There are numerous patents which show such devices. U.S. Pat. No. 4,702,399 to Davis, U.S. Pat. No. 4,552,161 to Hill, U.S. Pat. No. 4,521,127 to Tomburo et al, U.S. Pat. No. 4,369,158 to Woodruff et al, U.S. Pat. No. 4,298,036 to Horvath and U.S. Pat. No. 3,907,441 to Idec et al are examples of tubular stick dispensers which utilize a knob attached to a threaded drive rod which is rotated to move the support platform.
It has also been suggested that the dispensing function include an audible sound, such as a clicking sound provided by a ratchet connected to the knob, to indicate advancement or extension of the cylindrical product (U.S. Pat. No. 5,851,079 to Horstman and U.S. Pat. No. 5,573,341 to Iaia).
Still further, it is also known to include sound chips in conjunction with a dispensing device or connected to lids on containers. For example, U.S. Pat. No. 6,315,163 to Shu shows a pump dispenser for dispensing a liquid where pressure exerted by or on the pump device activates a pressure sensor, which in turn activates a sound chip which may emit sounds or a short music piece. U.S. Pat. No. 4,801,929 to Instance shows a medicine bottle with a screw cap. Turning or removing the cap can activate a sound chip within the cap, providing information regarding the product in the bottle or a warning to the user.
Sound chips and activating mechanisms are also used in other devices. For example pre-recorded, or recordable sound chips have been incorporated into toys, dolls, picture frames, medicine packages and greeting cards. U.S. Pat. Nos. 5,387,108 and 5,846,089, incorporated herein by reference, show such an assembly.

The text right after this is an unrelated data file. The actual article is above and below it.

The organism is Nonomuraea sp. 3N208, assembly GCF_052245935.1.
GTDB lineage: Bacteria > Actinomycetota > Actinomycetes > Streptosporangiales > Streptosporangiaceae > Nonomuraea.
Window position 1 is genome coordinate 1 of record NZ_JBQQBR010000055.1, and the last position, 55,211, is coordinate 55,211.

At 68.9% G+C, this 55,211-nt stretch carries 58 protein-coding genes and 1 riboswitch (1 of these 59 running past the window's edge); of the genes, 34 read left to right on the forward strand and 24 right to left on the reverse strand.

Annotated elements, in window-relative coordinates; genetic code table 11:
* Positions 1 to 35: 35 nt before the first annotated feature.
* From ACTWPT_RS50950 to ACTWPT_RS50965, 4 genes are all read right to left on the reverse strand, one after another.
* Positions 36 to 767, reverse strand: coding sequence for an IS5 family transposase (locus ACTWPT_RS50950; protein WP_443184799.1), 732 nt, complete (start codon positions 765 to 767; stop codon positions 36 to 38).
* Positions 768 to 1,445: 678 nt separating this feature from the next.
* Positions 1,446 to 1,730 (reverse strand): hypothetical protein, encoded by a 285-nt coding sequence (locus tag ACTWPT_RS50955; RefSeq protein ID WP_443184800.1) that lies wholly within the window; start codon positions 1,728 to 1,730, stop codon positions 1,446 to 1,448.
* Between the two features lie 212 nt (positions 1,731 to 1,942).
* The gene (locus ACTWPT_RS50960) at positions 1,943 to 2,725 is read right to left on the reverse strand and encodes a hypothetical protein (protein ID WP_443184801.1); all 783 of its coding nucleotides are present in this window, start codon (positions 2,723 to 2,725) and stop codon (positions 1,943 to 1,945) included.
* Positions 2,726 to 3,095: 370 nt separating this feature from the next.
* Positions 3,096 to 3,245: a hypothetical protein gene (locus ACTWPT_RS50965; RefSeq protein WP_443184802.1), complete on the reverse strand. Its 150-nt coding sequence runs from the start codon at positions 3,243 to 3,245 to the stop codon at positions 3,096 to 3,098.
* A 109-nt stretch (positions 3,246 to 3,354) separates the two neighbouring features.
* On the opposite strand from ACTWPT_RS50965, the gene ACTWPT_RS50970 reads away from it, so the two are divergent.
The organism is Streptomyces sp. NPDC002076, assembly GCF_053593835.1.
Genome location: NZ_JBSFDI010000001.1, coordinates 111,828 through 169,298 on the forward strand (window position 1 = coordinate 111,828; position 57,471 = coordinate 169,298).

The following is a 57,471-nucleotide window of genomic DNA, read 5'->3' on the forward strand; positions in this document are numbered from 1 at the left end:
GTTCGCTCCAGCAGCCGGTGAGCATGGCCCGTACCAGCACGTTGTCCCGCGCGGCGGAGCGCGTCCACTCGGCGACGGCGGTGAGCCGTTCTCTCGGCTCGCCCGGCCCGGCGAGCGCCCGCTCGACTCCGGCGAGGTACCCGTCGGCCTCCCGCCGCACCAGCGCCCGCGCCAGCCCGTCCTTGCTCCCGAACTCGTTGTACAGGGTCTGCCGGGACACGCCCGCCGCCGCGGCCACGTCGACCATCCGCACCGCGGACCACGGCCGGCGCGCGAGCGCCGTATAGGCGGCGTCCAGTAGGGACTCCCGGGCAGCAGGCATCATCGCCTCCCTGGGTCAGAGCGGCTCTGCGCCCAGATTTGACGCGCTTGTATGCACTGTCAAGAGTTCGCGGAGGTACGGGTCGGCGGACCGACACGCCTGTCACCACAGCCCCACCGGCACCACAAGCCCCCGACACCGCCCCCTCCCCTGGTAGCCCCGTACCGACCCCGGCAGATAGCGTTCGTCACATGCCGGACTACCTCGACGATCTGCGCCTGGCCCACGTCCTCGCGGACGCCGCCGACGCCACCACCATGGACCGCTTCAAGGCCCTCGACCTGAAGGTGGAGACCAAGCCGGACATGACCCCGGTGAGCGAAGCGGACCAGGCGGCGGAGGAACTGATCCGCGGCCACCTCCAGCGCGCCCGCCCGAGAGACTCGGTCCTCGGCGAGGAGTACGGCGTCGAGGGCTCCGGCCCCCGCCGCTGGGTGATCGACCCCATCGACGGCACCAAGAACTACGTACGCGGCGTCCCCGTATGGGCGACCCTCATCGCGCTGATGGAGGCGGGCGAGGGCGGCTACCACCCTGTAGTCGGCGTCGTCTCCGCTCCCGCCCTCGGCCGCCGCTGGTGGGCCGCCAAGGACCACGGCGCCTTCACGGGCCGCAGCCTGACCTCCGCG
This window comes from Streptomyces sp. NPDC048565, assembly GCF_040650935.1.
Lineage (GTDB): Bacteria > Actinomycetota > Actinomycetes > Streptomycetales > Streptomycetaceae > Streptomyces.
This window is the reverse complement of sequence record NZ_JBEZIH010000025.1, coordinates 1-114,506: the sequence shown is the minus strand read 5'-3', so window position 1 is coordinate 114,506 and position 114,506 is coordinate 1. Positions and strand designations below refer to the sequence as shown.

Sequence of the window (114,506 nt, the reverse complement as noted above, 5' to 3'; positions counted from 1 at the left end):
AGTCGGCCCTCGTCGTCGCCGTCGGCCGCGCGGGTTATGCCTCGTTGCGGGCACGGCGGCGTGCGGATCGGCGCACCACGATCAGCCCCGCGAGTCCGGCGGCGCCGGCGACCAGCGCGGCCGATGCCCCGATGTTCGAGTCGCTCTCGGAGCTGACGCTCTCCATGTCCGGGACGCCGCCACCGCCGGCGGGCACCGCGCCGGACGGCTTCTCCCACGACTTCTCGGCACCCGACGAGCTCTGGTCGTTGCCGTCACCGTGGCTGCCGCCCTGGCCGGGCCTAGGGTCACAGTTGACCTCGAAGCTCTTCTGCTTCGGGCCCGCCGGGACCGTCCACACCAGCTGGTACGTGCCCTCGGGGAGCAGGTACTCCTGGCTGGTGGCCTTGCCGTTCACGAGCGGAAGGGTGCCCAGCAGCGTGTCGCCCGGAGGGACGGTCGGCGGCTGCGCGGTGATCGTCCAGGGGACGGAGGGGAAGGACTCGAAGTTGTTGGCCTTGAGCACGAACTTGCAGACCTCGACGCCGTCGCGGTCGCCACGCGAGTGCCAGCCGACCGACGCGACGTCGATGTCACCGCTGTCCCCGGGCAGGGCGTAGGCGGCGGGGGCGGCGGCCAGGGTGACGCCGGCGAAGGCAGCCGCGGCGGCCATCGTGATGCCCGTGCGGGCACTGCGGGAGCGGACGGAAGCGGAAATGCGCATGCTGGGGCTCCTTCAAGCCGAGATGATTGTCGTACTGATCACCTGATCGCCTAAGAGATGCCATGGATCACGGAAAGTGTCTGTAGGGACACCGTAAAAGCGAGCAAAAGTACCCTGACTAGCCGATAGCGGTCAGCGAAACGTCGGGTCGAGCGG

The invention comprises a device for simultaneously delivering, in controlled amounts, a shaped solid or semi-solid composition for dispensing or applying to a surface and activating a sound source operatively connected to the delivery means, the sound source providing an audible output such as a short verbal message, music excerpt or sound effect.
The above and other objects and advantages of the present invention will become apparent from the following description when read in conjunction with the accompanying drawings wherein:
The invention relates to dispenser for a product which also includes a sound-emitting component, the delivery of sound being activated when the applicator is twisted to dispense its contents. Such a twist-activated dispenser can involve a point on the dispenser that a user manually twists to dispense, thus activating an audible response. Manual twist action by the user triggers a sound emitting device, more particularly, twisting a lower portion of the dispenser opens a trigger circuit sending a signal to a microprocessor which plays sound through a speaker. All are located within the base of the portable, self-contained product dispenser. As a alternative, the twist-dispenser can be include a sound blocking button. The button serves to disconnect the sound-transmitting portion of the dispenser when activated in conjunction with the twisting action.